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The End. December 27, 2014

Posted by FCM in logic, meta, news you can use, radical concepts.
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the problem.  (men).

the solution.  (nature).

to continue with my thoughts generated by the previous post and comments, i would like to address womens intuition for a moment.  as the context remains “radical feminism is gaslighting bullshit” again, sonia johnson once wrote that she thought most women refused to engage in reformist politicking because on whatever level, they knew it wouldnt work.  to that, i would add this.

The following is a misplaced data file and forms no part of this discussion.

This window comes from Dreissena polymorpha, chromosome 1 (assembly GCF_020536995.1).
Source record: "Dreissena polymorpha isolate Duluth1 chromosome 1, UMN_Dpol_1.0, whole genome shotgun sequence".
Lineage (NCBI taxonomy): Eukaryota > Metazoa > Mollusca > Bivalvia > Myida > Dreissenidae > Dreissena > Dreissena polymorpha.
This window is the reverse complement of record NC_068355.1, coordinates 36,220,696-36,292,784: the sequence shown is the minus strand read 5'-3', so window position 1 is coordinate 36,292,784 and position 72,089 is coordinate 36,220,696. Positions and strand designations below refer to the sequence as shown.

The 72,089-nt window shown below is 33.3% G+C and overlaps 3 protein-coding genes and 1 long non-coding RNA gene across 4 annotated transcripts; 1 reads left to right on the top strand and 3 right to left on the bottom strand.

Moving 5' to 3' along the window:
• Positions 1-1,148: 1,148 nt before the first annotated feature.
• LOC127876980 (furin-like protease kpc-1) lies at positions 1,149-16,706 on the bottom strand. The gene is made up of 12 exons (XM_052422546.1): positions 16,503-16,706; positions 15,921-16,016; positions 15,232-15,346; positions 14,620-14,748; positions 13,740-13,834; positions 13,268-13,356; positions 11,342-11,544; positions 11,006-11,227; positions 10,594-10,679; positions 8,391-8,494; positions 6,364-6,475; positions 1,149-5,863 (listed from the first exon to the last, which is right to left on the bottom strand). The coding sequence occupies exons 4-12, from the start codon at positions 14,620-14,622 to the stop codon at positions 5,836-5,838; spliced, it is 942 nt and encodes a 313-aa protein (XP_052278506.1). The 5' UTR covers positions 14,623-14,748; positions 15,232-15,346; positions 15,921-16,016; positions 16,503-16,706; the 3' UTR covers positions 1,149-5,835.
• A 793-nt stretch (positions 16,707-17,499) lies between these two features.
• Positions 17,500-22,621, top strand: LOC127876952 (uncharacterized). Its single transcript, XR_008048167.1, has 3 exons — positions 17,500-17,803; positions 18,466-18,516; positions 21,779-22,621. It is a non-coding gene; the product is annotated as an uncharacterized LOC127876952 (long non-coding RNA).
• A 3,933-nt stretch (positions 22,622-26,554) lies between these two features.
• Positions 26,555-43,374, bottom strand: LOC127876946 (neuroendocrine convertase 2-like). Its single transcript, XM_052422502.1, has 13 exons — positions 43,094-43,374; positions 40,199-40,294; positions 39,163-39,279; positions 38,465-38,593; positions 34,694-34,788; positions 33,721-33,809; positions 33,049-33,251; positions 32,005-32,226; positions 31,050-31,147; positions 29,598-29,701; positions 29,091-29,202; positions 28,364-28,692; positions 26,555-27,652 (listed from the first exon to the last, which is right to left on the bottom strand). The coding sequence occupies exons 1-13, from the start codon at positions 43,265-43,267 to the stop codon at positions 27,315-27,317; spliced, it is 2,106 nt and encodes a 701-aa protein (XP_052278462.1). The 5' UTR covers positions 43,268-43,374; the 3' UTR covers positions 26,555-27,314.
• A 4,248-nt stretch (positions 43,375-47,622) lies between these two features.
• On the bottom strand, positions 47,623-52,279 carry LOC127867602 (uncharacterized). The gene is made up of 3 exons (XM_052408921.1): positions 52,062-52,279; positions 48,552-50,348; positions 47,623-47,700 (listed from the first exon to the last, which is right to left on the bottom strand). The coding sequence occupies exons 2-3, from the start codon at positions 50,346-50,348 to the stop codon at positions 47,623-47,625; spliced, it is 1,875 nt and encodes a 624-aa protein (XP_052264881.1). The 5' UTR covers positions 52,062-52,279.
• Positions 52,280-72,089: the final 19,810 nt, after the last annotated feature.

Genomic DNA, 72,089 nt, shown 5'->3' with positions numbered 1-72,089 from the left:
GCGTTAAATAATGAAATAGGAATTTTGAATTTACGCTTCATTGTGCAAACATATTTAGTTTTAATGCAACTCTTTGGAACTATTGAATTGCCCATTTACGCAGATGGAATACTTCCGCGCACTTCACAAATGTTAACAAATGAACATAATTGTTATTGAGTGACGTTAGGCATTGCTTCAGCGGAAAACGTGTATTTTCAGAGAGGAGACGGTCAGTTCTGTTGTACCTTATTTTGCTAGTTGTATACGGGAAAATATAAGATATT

it seems to me that many if not all women feel, on an intuitive level, that everything will work out in the end.  this is what religion is, what mysticism is, what hope (including hope for men) is (isnt it?) — women trying to justify or explain their feeling that it will be alright, that things will work out, that its not too late.  i cannot think of a single thing any woman has ever done or said that is not consistent with a personal, spiritual, political, or religious belief that things will work out in the end, even if it means there is another life after this one, or that men will magically come around (or respond to our pleas) and stop killing, raping and torturing us because of our sex.